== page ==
Forget Galaxy Tab. The Samsung’s tablet may offer you some excellent features, but this its existence is destined to be a mere shadow of the iPad. It is still a good device, of course, with an excellent 7-inch display, cameras and many others, but its Android 2.2, is originally designed solely for smartphones and not intended for tablets.
All this will change. In CES Las Vegas, Motorola introduced the first digital tablet with the Android 3.0, Honeycomb, developed specifically for this type of device. In essence, the OS is designed from the outset for tablets, the user interface and every interaction are well optimized for a (relatively) large portable touchscreen display.
The difference is glaring. A video of Android 3.0 posted by Engadget previously showed a sleek, dynamic interface, which can work well on the entire screen surface, with a browser that reminds us of Google Chrome, iGoogle widgets, a launch area that resembles the iPad’s Dock, the integration of the eBooks library and an optimized versions of Gmail, Google Talk, YouTube and Google Maps.
The Motorola Xoom has a 10.1-inch screen (just like the iPad) with a resolution of 1280×800, a 5 megapixel camera capable of recording video in high definition (720p), a 2 megapixel front camera for video conferencing, a storage of 32 GB, 802.11n WiFi, a dual-core 1 GHz Nvidia’s Tegra 2 processor, 1GB of RAM and a 3G connection (4G connectivity will be available on summer). The battery life may reach 10 hours, with a weight of 730 grams. Another positive feature of the Motorola Xoom is the Flash support, which is not available on the iPad. Motorola also offers a keyboard and a dock for Xoom, although these will be sold separately. It will be marketed in the United States by Verizon in the first quarter of 2011 at an undisclosed price.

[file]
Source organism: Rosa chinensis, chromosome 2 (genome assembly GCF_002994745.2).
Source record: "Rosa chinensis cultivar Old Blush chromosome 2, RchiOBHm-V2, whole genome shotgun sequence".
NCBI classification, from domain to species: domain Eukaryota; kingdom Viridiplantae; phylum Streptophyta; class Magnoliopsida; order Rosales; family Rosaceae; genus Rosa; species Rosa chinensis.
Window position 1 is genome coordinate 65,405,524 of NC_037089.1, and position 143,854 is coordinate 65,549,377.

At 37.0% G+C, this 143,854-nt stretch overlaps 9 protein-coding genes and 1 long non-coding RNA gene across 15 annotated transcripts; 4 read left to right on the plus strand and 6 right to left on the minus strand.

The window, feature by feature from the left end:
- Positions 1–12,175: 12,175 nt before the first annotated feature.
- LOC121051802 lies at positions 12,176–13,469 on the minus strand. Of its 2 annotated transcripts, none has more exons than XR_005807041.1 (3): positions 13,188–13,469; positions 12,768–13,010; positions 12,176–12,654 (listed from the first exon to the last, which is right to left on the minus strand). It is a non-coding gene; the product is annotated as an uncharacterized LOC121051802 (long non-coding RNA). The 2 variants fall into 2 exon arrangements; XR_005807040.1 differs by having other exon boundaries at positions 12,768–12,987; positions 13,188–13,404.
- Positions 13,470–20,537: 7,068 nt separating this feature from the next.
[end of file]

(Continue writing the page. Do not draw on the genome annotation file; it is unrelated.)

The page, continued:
Motorola Xoom isn’t the only tablet in CES Las Vegas, there are other competing products that may also attract your attention.
BlackBerry Playbook (RIM)
The Playbook is one of the tablets that have generated more buzz among attendees at CES and it is warmly welcomed.
The Canadian company introduced two variants: 7-inch and 9.7-inches, which promise to bring a tough competition to the iPad and the Galaxy Tab.
Both are lightweight and come in 16, 32 and 64 GB versions. They run the brand’s own operating system, the Blackberry OS, with Wi-Fi, 3G and Flash. There is no exact date for the launch of Playbook and it has been described as an extension of BlackBerry smartphones.
The Toshiba’s 11.6-inch tablet prototype doesn’t have a name yet, but features two cameras, HDMI connection and Windows 7.
An Internet tablet that runs Android 2.3, and available at three sizes, 7, 8 and 10.1 inches, all have 4GB built-in memory expandable to 32 GB and a mini HDMI output. Like many devices presented for the first time at CES 2011, it has 4G connectivity and Wi-Fi.
Panasonic announced its upcoming tablet, the Viera, which will run an Android OS and come in three dimensions, with 10 inches as the largest model. It allows you to transfer content and display it on a television.
Samsung launches a computer called as Tablet 7 Series, which offers a sliding keyboard and unlike the Galaxy Tab (also a Samsung’s tablet), it uses Windows 7. It comes in two models, 32 and 64 GB of storage, 2 GB RAM, 10.1 inch screen, HDMI port and built-in camera.
Dell Inspiron Duo
This notebook was actually launched in 2010 but it is still worth to talk about it, it has a 10-inch HD touch-screen display, which can be rotated and turns into a tablet
It uses Windows 7 with 2GB of RAM, Intel Atom processor, 320 GB of storage and an integrated camera, not too impressive, but it has the advantage of turning into a real computer and allows you to do many things that are still unpractical on tablets. It is sold in the U.S. for $549.